Sudan, which has been looking to Saudi for aid since the secession of oil-rich South Sudan in 2011, on Monday announced an "immediate severing of ties" over the diplomatic mission attacks. Sudan once was closer to Iran, but in recent years has tilted toward Saudi Arabia, and has contributed forces to the Saudi-led coalition battling Shiite rebels in Yemen.
The UAE, a country of seven emirates, has a long trading history with Iran and is home to many ethnic Iranians. It said it would reduce the number of diplomats in Iran and recall its ambassador "in the light of Iran's continuous interference in the internal affairs of Gulf and Arab states, which has reached unprecedented levels."
Saudi Arabia previously severed ties with Iran from 1988 to 1991 over hajj rioting in 1987 and Iran's attacks on shipping in the Persian Gulf. That diplomatic freeze saw Iran halt pilgrims from attending the hajj in Saudi Arabia, something required of all able Muslims once in their lives.
Iranian lawmaker Mohammad Ali Esfanani, spokesman of the Judicial and Legal Committee, said security issues and the fact that Iranian pilgrims wouldn't have consular protection inside the kingdom made halting the pilgrimage likely, according to the semi-official ISNA news agency.
World powers have sought to calm the tensions, with Washington and the European Union reaching out. On Monday, Germany called on both sides to mend ties, while Russian state news agency RIA Novosti quoted an unnamed senior diplomat as saying Moscow is ready to act as a mediator.
The U.N. envoy for Syria, Staffan de Mistura, was en route to Riyadh on Monday with plans to later visit Tehran. Iran, a staunch supporter of embattled Syrian President Bashar Assad, and Saudi Arabia, a key backer of the opposition, have participated in three rounds of international talks aimed at ending the conflict. De Mistura has set a Jan. 25 target date for a fourth round of talks.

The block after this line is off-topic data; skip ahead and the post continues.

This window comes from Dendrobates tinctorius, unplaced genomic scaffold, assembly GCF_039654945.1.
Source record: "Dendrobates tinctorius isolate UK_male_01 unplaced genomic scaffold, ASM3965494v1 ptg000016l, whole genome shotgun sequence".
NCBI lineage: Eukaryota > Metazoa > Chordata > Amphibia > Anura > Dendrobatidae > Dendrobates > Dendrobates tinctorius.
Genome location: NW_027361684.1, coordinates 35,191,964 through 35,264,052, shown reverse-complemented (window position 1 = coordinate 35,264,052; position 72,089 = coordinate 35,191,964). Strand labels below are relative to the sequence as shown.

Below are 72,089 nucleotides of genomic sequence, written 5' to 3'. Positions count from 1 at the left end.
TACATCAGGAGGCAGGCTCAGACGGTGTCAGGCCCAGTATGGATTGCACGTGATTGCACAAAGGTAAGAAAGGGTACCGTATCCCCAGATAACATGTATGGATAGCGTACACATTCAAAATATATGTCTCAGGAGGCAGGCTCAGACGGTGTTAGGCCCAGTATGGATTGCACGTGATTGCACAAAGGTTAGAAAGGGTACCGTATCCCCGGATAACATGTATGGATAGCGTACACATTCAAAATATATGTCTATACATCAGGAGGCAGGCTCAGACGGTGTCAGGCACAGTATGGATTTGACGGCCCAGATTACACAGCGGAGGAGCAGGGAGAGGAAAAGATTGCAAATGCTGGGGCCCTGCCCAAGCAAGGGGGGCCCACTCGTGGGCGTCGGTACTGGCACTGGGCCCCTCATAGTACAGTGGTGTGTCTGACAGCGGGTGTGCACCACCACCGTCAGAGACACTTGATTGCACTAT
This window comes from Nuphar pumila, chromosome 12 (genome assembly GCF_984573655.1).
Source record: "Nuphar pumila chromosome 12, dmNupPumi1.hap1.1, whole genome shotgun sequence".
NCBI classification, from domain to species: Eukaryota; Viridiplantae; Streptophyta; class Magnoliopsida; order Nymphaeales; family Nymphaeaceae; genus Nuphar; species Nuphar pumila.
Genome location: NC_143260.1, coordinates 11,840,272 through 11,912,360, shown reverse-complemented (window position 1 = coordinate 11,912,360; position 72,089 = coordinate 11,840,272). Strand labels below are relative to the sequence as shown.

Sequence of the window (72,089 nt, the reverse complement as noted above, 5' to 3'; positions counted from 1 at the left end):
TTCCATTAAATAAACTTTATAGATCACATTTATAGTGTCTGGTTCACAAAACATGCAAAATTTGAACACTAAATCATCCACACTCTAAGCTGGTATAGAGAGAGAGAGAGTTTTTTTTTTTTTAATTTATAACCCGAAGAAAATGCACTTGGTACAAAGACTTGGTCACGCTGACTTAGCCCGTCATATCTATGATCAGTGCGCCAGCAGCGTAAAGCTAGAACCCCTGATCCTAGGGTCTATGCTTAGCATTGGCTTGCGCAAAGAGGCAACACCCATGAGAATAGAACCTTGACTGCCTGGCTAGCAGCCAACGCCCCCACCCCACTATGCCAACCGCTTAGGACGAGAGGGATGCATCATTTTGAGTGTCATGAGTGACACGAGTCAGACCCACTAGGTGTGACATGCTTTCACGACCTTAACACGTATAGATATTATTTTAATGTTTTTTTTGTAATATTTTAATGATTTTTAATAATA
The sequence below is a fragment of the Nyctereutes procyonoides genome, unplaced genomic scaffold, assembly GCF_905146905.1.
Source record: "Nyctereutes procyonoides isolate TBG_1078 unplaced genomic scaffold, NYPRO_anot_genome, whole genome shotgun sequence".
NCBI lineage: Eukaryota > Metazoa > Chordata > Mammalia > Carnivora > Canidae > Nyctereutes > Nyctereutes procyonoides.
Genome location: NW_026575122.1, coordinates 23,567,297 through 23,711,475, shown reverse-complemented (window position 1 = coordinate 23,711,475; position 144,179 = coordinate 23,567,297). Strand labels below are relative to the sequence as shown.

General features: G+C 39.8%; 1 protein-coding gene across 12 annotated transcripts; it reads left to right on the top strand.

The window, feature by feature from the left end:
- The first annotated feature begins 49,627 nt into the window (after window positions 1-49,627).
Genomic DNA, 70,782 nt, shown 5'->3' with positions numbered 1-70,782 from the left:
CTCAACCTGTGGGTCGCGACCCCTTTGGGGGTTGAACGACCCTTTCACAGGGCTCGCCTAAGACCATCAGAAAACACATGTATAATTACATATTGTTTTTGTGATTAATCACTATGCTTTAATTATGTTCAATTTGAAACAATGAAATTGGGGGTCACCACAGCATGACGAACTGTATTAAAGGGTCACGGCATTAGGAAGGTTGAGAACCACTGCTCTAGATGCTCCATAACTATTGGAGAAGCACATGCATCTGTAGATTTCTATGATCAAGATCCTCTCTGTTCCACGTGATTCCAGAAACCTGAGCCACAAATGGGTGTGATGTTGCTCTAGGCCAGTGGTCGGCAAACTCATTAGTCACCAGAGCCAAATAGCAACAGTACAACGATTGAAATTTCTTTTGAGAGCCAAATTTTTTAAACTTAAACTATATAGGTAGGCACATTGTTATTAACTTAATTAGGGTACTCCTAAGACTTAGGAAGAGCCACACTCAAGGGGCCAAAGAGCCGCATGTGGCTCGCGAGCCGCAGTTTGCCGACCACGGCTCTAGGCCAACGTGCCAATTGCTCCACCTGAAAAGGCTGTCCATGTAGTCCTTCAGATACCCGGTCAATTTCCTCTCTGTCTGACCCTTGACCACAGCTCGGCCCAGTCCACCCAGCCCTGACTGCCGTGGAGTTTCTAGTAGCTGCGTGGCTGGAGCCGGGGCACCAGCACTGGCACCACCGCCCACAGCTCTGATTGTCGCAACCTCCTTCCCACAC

The White House on Monday urged Saudi Arabia and Iran to not let their dispute derail efforts to end the Syrian civil war.
"Hopefully they will continue to engage," Earnest said. "It is so clearly in the interests of both countries to advance a political solution to the situation inside of Syria."
Meanwhile, al-Nimr's family is holding three days of mourning at a mosque in al-Awamiya village in the kingdom's al-Qatif region in predominantly Shiite eastern Saudi Arabia. Authorities have already buried the sheikh's body in an undisclosed cemetery, his family said.
Early Monday, the state-run Saudi Press Agency said a shooting targeting security forces in the village killed a man and wounded a child. It offered no motive for the attack, nor for another it said saw a mob beat and briefly kidnap a man who was driving through the area.
Associated Press writers Abdullah al-Shihri in Riyadh, Saudi Arabia, Ali Akbar Dareini in Tehran, Iran, Malak Harb in Dubai, Nour Youssef and Maamoun Youssef in Cairo, Frank Jordans in Berlin, Josh Lederman in Washington, Adam Schreck in Koh Samui, Thailand, and Abdi Guled contributed to this report.